After my contribution to Good Morning Ulster this morning – discussing the need for continued austerity with the tax and spend MP Mark Durkan – several callers questioned my logic that the only contributor to wealth was the private sector. One caller suggested that my Economics knowledge was deficient (no argument there, it’s not really a science and most Economists make it up as they go). However, this caller suggested that my simplistic argument relating to the private sector – business – being the only source of growth was flawed. The caller asked, incredulously, did I not know that 4 things contributed to growth: production, consumption, government spending and exports.
However, I think this caller may, with further investigation, come to the conclusion that without production (private sector) there would be no consumption, no government tax take and no exports. I rest my case.
However, more worrying, was Mark Durkan’s clear lack of any economic understanding. It appears sometimes that the synapses of doctrinally motivated lefties (and Sammy Wilson is sounding more and more like one – he appeared later on the the programme) aren’t connected the same way as people who have to manage budgets or run businesses. Both Durkan and Wilson argue that it would be better that the government borrowed more to employ people to build infrastructure than to have them hanging around on the dole. The argument is so patently absurd that it barely merits a response, but here goes.
First argument against is that we can’t afford it. UK public spending is at absurdly high – grotesquely high – levels. Public debt is now above £1 Trillion. To service that debt costs hundreds of billions – despite the UK’s relatively low bond yield levels. If bond yields creep up (and they will if debt increases) the cost of borrowing – and the required tax take – will go up too.
Second argument – it’s not clear what UK infrastructure is needed. For example, should we building roads when what we really need is better broadband infrastructure? And why should the UK government be getting involved in Internet provision when it can’t even run the NHS efficiently? Oh and if infrastructure is provided under PFI (like the grandiose new Invest NI building on Bedford Street) will we be, as taxpayers, paying through the nose to property developers in perpetuity?
Third argument – the unemployment reduction myth. Sammy Wilson on GMU this morning, argued that the government should be developing infrastructure to employ the unemployed. Last time I looked the majority of the unemployed were not highly skilled engineers, planners, legals – or the other types of people needed to undertake infrastructure work. Even construction workers these days need to have vast experience to undertake the types of infrastructure projects Sammy Wilson, no doubt, has in mind. And most of the firms capable of delivering big ticket infrastructure projects would probably be better off working in the high-growth (but infrastructure poor) BRIC economies than in the UK. Plus such projects would yield valuable export revenue at a time when the UK needs it most.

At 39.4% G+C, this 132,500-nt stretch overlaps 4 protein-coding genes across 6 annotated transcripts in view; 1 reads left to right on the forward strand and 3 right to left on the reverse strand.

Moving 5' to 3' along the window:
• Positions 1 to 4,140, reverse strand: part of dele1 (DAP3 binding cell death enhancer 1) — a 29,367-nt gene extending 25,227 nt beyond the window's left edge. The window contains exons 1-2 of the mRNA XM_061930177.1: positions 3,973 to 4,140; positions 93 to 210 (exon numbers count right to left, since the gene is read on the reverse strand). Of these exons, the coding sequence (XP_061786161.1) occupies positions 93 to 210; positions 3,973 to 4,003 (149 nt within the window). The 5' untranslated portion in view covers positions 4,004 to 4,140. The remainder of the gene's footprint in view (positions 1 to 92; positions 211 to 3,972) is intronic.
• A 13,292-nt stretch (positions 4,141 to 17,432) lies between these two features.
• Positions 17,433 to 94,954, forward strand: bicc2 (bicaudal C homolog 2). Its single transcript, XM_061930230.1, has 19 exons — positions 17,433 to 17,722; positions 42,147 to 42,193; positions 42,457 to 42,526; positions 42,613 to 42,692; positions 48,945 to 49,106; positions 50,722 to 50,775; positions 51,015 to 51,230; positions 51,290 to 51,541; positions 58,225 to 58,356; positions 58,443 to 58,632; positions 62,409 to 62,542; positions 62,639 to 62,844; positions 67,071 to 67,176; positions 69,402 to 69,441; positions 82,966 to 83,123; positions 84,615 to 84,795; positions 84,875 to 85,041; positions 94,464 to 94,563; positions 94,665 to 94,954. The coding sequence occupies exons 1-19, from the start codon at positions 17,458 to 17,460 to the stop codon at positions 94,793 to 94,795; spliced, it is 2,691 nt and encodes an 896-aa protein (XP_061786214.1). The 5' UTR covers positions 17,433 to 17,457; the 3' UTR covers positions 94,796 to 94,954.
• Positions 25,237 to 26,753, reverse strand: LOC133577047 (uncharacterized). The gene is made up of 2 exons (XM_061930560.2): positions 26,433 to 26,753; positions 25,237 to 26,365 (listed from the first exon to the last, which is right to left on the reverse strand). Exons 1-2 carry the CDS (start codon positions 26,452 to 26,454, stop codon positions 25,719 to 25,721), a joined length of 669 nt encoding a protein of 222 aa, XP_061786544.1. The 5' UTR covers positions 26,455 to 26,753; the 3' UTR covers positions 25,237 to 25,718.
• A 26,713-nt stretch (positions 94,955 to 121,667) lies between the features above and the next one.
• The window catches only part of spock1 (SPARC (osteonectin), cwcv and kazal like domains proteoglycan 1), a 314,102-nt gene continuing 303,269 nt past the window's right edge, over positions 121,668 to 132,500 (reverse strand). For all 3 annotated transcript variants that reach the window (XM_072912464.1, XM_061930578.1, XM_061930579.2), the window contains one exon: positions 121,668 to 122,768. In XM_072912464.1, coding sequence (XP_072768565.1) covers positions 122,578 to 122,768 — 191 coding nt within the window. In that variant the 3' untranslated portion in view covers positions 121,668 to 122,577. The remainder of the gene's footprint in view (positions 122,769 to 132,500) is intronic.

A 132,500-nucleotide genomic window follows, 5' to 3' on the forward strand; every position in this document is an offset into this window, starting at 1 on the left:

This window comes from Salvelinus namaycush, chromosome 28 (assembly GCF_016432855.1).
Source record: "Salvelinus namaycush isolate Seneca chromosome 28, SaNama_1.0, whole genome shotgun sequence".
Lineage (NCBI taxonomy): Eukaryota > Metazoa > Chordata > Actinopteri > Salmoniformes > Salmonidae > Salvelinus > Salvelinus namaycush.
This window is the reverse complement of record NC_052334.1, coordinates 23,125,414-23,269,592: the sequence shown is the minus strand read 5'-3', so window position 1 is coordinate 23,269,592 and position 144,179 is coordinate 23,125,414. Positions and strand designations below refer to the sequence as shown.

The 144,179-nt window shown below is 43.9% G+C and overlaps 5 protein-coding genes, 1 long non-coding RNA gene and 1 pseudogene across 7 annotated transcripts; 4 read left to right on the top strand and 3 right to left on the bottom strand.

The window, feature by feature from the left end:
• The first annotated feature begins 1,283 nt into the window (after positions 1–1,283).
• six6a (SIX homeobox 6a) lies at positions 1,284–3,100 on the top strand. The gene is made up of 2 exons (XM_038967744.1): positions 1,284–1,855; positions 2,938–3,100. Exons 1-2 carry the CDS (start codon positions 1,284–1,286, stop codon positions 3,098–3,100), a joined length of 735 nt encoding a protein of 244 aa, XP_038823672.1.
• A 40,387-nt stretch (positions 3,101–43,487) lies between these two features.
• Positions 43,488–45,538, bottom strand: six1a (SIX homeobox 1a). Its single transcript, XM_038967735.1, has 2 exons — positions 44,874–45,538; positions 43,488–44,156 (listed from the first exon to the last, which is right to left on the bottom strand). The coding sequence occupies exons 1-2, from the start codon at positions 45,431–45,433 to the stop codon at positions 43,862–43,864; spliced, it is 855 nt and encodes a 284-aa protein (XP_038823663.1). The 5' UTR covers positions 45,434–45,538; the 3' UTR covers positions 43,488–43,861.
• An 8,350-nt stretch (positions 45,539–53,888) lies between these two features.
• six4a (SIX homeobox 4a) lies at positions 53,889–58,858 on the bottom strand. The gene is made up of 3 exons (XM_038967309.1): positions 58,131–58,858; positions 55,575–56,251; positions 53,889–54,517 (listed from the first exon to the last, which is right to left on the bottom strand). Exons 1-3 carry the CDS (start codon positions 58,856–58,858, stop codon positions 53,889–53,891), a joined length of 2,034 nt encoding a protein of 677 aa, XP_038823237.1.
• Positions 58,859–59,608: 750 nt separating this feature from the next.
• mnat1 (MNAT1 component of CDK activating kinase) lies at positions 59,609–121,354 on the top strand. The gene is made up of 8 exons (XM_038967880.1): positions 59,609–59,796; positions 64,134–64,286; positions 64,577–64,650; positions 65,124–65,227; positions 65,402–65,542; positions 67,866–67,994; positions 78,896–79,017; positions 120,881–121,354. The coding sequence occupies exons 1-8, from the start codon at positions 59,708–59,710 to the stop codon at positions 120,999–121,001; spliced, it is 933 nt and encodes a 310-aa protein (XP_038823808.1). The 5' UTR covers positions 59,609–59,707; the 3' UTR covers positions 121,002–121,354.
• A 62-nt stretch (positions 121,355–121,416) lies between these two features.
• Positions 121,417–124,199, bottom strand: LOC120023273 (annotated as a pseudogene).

Fourth argument against Keynesian interventionist spending is that it increases dependence on the state at a time we need increased dependence on commercial led growth. State spending is merely a prop – it’s not the real economy, stupid. What we need is proper demand led growth where businesses here develop good products and sell them – ideally overseas, resulting in expansion in wealth from overseas expenditure. Nothing creates employment faster.
Fifth argument. We need lasting jobs not interim, start-stop employment. Infrastructure projects take forever to plan and get off the ground and typically they have absurdly long pay-back periods (and low associated employment once they are complete). Just look at the Titanic “signature project”. Years of planning, hordes of construction workers and a big launch. Now a few ticket tellers and lots of people wondering how the thing will sustain itself.
And I could go on. But I have paying clients to support and work to complete. But Durkan, Wilson and all the other lefties in Stormont need to get a grip. Austerity WILL get worse. The block grant will decline in real terms and possibly in actual terms. Therefore, for the Executive, there has to be a Plan B other than continued begging bowl politics. We need a focus on stimulating proper, export driven businesses here. We need more businesses moving here and creating the skills needed in this economy. We need a regionally focused economic policy – and we could start by reducing corporation tax quickly, biting the bullet in terms of block grant reduction, and focusing on building sustainable, commercially led employment – squeezing out the public sector.
Wilson and Durkan will not get their way. Things will get worse before they get better. But both need to start facing up to the fact that bitter pills will have to be swallowed.